Few people know enough about medicine to choose the types of drugs they need or make recommendations for prescriptions. That's why doctors exist ? they go through years of schooling and on-the-job training to be able to diagnose and treat people who are sick. So what happens when your doctor, the person you're trusting with your life ? literally ? makes a mistake at work? There is a margin of error with every job, but if that error could have been prevented, you should talk to a medical malpractice lawyer. One of the main ways doctors and pharmacists make mistakes is with medications, and unfortunately, by following protocol, most of these mistakes could be avoided.
One of the most serious medical conditions you could experience is a stroke. There are two main kinds of strokes ? ischemic and hemorrhagic. Strokes happen when there is a lack of blood to the brain, which can lead to paralysis, blindness, speech problems, and even death. Sometimes, the damage is permanent. High cholesterol, diabetes, high blood pressure, and blood clots can all cause strokes ? and so can certain medications. This can happen in two ways. First, an interaction between two medications can lead to a stroke. As a patient, it is your responsibility to be thorough and honest about the supplements and drugs you are using, but it is a doctor's responsibility to know if there are risks of interaction. Strokes can also happen if the medication you are using isn't safe. This is not necessarily your doctor's fault, though he or she should explain to you all risks before prescribing a drug. Rather, this is an issue you should take up with the drug manufacturer. If the medication has very high risks, they should not be selling it. For example, Vioxx, a drug made by Merck & Co. has been linked to extreme risk of stroke or heart attack. Vioxx was recalled in 2004, but other drugs on the market today may be similarly unsafe.
Doctors can only make recommendations about the medications on the market based on known information, and it is the drug's manufacturer that is responsible for ensuring that the potential risks do not outweigh the health benefits. However, your doctor is responsible for following protocol regarding the administering of drugs while you're in the hospital, unless you opt to not take them after you hear about the risks. Every year, thousands of people die because they aren't given the medication they need after a surgery. That's a scary thought because when you go to a hospital you are entrusting doctors with your life.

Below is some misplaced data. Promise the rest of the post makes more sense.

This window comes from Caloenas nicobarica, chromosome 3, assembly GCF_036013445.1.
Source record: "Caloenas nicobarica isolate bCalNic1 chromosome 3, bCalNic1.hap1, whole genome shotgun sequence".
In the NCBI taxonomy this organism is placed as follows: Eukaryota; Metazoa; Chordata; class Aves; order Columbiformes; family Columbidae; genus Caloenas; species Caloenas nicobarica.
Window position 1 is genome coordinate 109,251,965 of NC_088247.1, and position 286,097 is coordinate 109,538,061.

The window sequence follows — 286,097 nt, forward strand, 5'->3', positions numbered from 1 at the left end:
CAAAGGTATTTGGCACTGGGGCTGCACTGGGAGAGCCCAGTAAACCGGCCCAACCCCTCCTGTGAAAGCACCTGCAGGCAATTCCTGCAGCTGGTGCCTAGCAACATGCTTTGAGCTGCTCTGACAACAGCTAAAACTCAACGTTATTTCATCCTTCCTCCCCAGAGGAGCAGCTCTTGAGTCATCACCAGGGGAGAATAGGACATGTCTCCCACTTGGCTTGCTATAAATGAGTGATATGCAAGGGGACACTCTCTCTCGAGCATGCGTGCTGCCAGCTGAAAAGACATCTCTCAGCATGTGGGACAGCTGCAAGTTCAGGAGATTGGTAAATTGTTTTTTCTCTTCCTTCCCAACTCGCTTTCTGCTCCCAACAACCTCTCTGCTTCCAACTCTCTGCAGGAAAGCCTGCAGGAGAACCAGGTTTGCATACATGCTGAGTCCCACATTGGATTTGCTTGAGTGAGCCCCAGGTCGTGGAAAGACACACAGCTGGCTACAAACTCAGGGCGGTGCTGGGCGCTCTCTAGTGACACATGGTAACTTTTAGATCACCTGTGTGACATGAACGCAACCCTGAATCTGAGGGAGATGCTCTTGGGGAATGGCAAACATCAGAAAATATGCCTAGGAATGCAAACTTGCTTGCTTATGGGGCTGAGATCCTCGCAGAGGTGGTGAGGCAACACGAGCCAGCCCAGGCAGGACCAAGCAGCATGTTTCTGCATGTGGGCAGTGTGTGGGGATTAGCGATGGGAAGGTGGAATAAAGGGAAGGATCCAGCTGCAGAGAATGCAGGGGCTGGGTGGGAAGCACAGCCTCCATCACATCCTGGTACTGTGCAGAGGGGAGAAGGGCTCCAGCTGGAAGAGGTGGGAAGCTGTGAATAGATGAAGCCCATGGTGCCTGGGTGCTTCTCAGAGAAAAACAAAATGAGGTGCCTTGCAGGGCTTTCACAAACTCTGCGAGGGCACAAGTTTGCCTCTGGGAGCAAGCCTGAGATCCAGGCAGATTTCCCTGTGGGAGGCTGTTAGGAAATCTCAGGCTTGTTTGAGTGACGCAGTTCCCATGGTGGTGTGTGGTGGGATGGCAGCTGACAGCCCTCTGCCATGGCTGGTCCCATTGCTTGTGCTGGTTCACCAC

One such drug, which has been the subject of a number of medical malpractice lawsuits, is heparin. Heparin is an anticoagulant (blood thinner) that is important for post-surgery patients to take if there's a risk of pulmonary embolism ? a blood clot traveling to the heart. Up to 15% of all patients who experience a pulmonary embolism die, so this is an extremely dangerous situation. Unfortunately, as a patient gets shuffled from one doctor to the next, they may never be given heparin, even though it is standard procedure after a number of different surgeries to take the drug. Along the same lines, patients are sometimes treated with too much heparin, which causes the blood to thin too much ? also a dangerous situation.
Wrong dosage is a major problem, not just with heparin, but with other drugs as well. Whether you are in the hospital or at home, your doctor has the responsibility to prescribe your drugs in the right dosage and to explain to you how often to take it. Even more important is your doctor's (and your pharmacist's) responsibility to give you the right drugs you need for treatment. Medications sometimes look the same or have similar names, so mistakes are easy to make. In the medical world, however, such mistakes could be the difference between life and death. If you or a loved one has dealt with any kind of medication problems, talk to a medical malpractice lawyer right away to learn about your rights.